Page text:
the stand is deplorably u.s.-centric. i imagine very much the same story is playing out on other continents with appropriate avatars of good/evil, assuming survivors in those places. it has been long since i read the book, or any others of king's oeuvre. notwithstanding flagg's speculation about counterparts abroad, recounted by Halloween Jack, above, i feel as though king's ultimate cosmology -- as presented across the dark tower series -- winds up with the personified evils of it, the stand, the talisman etc all being avatars of... is it the red king? i see that it is "the crimson king," though wikipedia tells me those baddies are each different supernatural beings being driven by that evil archetype. meh: red-eyed spiders all the way down.

it is probably worth noting that the depicted manichaean struggle, while presented in garb easily accessible to a u.s.-ian christianish audience, does not depict the eschatological narrative from prophesies in the sacred texts of christians. (for that you need the left behind series, or something of similar ilk; i read those, but would not recommend it, either for literary entertainment or for prophetic exegesis. probably worth adding that the details of lahaye/jenkins's dispensational premillennialist eschatology aren't necessarily standard among nominal coreligionists, though more so since publication than before, probably.) here there is no tribulation, no antichrist, no second coming, no final judgment, no 1000-year reign of the saved (does that prize seem kinda petty to anybody else, in light of the sweep of history and received scientific cosmology, as it strikes me?). this, the stand, is just another ultimate battle of good versus evil, very much like every other ultimate battle of good versus evil, among the works of king and beyond, with vaguely christiany atmospherics.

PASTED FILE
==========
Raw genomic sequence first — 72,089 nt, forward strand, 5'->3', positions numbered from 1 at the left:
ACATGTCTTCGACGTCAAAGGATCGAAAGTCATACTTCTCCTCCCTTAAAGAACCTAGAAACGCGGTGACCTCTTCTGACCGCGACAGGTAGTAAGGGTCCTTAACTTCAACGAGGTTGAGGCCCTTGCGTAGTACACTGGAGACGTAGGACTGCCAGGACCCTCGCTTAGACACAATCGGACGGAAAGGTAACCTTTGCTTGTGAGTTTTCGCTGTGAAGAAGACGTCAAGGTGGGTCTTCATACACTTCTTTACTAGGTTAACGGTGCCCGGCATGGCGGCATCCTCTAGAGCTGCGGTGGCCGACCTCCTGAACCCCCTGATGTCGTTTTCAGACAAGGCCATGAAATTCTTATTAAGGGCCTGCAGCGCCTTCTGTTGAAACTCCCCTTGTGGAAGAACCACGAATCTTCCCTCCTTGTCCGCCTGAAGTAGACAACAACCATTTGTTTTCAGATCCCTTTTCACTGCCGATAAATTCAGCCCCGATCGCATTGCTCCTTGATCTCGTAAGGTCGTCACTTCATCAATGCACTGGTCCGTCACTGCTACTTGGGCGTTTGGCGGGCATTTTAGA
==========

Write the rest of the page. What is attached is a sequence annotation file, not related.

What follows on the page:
posted by 20 year lurk at 1:08 AM on January 2 [2 favorites]


sideshow Amusingly, having recently lived in Denver for a few years and having just rewatched the 1994 miniseries, I commented to my partner that in comparison, the 2020 version at least looks like someone's been in the vicinity of Boulder before.

Except for whoever decided to move Hemingford Home to Colorado, that is. I know corn grows in all 50 states and I have in fact seen corn growing in Colorado.... but it was for a Halloween zombie corn maze, and Colorado is otherwise not exactly known for its fields of corn.

I suppose the cornfield could be mystical, but really, all cornfields are mystical, and it's better if they're actual cornfields and not dream-only ones.
posted by rhiannonstone at 3:09 PM on January 2 [1 favorite]


I'm really enjoying it so far. Looking forward to seeing what they do with Trashcan Man. And if they include that insane bit with the dude in the yellow car with the gun.
posted by h00py at 2:30 AM on January 3


sideshow Amusingly, having recently lived in Denver for a few years and having just rewatched the 1994 miniseries, I commented to my partner that in comparison, the 2020 version at least looks like someone's been in the vicinity of Boulder before.

I mean, I guess haven’t seen the 94 edition in a while. But unless they filmed in Miami-Dade County, not sure how they could get it worse.
posted by sideshow at 9:57 AM on January 3


And if they include that insane bit with the dude in the yellow car with the gun.

Sadly, the Kid didn't stay in the picture.
posted by Halloween Jack at 6:16 AM on January 4 [2 favorites]


1994 miniseries was filmed in Utah, which is, as they say, at least adjacent to Colorado.
posted by seasparrow at 8:14 AM on January 4


« Older The Stand: Blank Page...   |  Five Bedrooms: Season One... Newer »

You are not logged in, either login or create an account to post comments

poster